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  1. #1
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    CSS And Coloring Or Underlining Certain Letters In A Word

    Sitepoint Members,
    In the code: <p>The flu, from in<span cleass="somecolor">flu</span>enza, can cause other...</p>

    does google see "influenza", because my web spellchecker doesn't. If not, is this a flaw or inability in css? If not how would you code it?

    Thanks,

    Chris77

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    Interesting question chris,

    My guess is that Google would see the word and the tag wouldn’t affect it however I could be wrong. There is a tool you can use to see your site as googlebot,

    http://www.evolvedwebsites.com.au/googlebot/

    Maybe that will give you a better idea of how it is used,

    Hope that helps,

    Shawn

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    The site wouild be a big help but it looks like my webhost won't allow it:
    "We could not load the website address...is it correct?"
    "We are having trouble getting the content from....please try again"

  4. #4
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    I would sincerely doubt it's going to pickup up influenza - you've split the word when you put the span in there.
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    So is it true you can't color specific letters in a word with CSS without destroying the word?

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    Quote Originally Posted by Chris77 View Post
    So is it true you can't color specific letters in a word with CSS without destroying the word?
    Only letter you can change consistently is the first letter. But if you want it to be readable by google, you'd probably want to do it using javascript.
    Dave Maxwell - Manage Your Site Team Leader
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  7. #7
    Programming Since 1978 silver trophybronze trophy felgall's Avatar
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    If you add the span using JavaScript then search engines will be able to see the whole word - as will spell checkers.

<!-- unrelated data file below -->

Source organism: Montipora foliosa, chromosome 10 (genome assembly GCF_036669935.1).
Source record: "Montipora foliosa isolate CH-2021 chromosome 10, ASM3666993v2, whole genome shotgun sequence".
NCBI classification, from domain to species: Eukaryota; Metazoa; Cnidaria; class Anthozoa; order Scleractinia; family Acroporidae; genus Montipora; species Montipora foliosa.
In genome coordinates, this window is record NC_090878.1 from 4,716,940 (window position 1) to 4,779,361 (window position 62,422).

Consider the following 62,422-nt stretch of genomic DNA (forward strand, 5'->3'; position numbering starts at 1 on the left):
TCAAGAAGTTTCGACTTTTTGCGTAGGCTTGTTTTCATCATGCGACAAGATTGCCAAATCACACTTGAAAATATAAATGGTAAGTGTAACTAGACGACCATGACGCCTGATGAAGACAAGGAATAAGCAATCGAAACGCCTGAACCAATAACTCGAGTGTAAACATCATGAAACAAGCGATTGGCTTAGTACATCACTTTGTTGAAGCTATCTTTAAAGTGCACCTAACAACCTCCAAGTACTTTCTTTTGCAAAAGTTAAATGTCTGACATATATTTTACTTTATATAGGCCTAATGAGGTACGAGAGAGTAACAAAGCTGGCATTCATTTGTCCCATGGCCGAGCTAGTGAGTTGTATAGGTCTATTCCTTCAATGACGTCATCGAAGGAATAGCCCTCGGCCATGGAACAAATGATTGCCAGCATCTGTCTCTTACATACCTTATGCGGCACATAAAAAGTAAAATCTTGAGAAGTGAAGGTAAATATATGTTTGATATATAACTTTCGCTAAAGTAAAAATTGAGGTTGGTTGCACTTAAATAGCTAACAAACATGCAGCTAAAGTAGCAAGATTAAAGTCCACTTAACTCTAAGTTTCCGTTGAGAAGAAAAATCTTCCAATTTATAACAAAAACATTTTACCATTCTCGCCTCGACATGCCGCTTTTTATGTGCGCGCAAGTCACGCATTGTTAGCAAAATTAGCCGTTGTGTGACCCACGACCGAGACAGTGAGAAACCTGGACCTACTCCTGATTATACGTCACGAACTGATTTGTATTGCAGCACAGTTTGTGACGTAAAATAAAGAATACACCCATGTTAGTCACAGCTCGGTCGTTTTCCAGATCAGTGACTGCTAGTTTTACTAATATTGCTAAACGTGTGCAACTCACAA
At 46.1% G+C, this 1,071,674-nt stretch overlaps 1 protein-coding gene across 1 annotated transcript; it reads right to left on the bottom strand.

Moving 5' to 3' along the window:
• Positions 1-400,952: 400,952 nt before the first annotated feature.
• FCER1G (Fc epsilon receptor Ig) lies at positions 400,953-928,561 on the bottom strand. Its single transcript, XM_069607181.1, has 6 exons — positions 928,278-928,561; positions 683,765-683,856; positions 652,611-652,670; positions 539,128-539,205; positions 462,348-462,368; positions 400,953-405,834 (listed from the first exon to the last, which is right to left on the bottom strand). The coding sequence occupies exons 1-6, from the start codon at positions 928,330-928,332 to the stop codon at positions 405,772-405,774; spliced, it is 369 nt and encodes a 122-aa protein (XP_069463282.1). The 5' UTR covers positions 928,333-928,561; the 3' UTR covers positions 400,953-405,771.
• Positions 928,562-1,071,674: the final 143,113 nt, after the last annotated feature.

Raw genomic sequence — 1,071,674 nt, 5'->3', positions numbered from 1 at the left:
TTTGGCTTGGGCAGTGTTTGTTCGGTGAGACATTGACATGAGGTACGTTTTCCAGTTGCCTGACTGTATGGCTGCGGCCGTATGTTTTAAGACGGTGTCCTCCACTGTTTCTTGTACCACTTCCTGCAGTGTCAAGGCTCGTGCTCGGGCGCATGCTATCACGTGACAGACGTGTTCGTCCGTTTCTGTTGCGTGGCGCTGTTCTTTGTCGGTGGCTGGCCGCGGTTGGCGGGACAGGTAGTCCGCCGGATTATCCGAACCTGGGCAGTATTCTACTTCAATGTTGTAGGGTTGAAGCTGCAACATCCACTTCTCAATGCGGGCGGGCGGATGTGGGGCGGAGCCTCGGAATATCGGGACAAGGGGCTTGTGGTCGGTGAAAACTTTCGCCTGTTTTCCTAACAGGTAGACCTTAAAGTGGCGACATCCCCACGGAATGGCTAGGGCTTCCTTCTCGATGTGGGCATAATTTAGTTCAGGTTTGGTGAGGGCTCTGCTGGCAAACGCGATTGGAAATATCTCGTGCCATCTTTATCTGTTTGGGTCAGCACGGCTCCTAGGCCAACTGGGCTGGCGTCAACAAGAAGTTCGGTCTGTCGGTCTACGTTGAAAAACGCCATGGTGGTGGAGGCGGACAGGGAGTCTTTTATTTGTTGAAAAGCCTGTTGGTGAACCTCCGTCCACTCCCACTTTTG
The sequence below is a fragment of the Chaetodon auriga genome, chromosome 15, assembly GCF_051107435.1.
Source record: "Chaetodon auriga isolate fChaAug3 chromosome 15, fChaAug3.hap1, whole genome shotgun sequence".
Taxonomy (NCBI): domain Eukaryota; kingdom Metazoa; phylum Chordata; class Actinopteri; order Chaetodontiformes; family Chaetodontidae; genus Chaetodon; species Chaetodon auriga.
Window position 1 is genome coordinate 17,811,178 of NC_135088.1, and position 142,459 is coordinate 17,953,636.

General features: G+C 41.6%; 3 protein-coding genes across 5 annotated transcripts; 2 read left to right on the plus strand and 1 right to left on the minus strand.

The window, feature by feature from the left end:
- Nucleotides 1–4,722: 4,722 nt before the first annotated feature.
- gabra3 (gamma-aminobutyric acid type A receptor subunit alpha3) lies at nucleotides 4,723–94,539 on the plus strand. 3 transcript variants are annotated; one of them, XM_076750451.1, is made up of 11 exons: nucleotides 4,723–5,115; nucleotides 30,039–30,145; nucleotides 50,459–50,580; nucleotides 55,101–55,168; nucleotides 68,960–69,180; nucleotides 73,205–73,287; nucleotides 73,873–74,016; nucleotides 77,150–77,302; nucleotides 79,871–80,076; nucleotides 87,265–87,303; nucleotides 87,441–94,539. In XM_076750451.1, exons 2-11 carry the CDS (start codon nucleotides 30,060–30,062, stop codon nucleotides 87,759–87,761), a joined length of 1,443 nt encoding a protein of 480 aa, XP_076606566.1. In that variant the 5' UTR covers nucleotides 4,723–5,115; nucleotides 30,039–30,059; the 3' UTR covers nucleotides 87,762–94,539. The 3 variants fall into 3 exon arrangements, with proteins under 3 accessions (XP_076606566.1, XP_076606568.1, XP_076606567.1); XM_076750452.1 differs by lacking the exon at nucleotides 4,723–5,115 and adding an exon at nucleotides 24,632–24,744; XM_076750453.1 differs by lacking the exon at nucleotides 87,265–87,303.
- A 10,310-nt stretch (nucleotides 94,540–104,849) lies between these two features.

Stephen J Chapman

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    Dave,
    I'm not sure what you mean by
    "Only letter you can change consistently is the first letter. "

    Consistently - so that.....?

  9. #9
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    Quote Originally Posted by Chris77 View Post
    Sitepoint Members,
    In the code: <p>The flu, from in<span cleass="somecolor">flu</span>enza, can cause other...</p>

    does google see "influenza", because my web spellchecker doesn't. If not, is this a flaw or inability in css? If not how would you code it?

    Thanks,

    Chris77
    This may be a typo in the first message, but there is a misspelling in the paragraph string that might be affecting things:
    Code:
    <p>The flu, from in<span cleass="somecolor">flu</span>enza, can cause other...</p>

  10. #10
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    Quote Originally Posted by Chris77 View Post
    Dave,
    I'm not sure what you mean by
    "Only letter you can change consistently is the first letter. "

    Consistently - so that.....?
    You can do something like

    .highlight :first-letter {color: red; font-weight: bold; }

    and the html is <span class="highlight">influenza</span>

    Which would display as influenza


    But I said earlier (and felgall reinforced) - if you add the span via javascript, you'll get the same effect, without affecting the search engines....